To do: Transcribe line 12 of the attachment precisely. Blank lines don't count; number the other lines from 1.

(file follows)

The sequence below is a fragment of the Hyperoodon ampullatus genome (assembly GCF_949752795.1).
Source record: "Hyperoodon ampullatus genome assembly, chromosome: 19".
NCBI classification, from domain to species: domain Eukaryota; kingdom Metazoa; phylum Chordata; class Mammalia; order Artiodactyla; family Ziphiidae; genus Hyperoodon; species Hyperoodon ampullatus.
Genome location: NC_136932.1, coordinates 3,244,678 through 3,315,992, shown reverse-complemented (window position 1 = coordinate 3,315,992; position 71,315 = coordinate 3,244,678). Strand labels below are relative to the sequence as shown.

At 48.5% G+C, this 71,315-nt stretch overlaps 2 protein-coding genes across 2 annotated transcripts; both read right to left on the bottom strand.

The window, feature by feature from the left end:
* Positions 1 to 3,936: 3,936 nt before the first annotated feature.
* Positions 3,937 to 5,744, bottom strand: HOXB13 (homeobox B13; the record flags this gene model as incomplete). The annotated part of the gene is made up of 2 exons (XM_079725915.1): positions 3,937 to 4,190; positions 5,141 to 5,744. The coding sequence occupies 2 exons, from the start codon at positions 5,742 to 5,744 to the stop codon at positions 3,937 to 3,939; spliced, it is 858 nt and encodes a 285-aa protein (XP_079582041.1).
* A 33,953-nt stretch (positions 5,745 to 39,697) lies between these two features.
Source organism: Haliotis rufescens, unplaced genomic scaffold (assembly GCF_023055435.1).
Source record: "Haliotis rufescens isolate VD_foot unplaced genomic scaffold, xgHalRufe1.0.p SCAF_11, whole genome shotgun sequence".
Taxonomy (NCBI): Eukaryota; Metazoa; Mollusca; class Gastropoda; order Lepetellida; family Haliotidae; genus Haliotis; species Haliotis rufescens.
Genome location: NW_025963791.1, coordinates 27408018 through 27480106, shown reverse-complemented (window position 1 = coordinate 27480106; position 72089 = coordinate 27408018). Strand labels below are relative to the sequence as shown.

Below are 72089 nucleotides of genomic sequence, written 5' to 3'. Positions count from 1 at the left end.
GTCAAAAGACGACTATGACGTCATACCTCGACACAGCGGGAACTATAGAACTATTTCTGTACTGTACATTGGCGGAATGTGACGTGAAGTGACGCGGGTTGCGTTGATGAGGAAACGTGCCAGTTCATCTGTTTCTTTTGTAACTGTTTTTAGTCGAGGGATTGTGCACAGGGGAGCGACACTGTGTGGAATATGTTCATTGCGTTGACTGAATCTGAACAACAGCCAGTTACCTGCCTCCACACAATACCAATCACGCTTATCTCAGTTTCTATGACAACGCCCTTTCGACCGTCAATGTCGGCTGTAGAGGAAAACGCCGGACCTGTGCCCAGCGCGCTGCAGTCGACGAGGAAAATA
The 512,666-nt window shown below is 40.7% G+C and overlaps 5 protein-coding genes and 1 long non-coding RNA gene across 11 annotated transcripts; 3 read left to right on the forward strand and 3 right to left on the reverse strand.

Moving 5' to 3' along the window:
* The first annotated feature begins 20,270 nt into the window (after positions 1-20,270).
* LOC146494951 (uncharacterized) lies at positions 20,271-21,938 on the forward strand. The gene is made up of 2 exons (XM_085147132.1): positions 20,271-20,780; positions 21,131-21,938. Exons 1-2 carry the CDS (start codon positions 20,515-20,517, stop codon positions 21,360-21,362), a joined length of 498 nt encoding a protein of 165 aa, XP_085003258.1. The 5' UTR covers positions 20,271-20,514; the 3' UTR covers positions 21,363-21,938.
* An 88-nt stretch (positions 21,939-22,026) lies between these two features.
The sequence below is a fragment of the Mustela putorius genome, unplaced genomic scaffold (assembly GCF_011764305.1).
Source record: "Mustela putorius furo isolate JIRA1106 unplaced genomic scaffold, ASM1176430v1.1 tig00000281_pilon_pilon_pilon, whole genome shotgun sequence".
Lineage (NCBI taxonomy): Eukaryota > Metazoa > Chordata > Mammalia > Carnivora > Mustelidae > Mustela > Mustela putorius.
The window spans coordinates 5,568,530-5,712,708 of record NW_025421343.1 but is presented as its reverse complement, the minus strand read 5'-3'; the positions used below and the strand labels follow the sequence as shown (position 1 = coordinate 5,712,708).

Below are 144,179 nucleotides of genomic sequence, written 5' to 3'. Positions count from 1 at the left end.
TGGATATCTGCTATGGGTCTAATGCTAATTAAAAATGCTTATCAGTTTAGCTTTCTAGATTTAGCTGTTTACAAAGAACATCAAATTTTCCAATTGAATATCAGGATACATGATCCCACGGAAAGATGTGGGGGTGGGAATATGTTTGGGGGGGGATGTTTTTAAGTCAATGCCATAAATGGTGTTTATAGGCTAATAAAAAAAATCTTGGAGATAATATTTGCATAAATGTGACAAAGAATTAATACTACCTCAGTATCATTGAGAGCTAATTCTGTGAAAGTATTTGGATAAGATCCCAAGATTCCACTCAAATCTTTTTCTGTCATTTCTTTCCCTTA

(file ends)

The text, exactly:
Taxonomy (NCBI): Eukaryota; Metazoa; Mollusca; class Gastropoda; order Lepetellida; family Haliotidae; genus Haliotis; species Haliotis rufescens.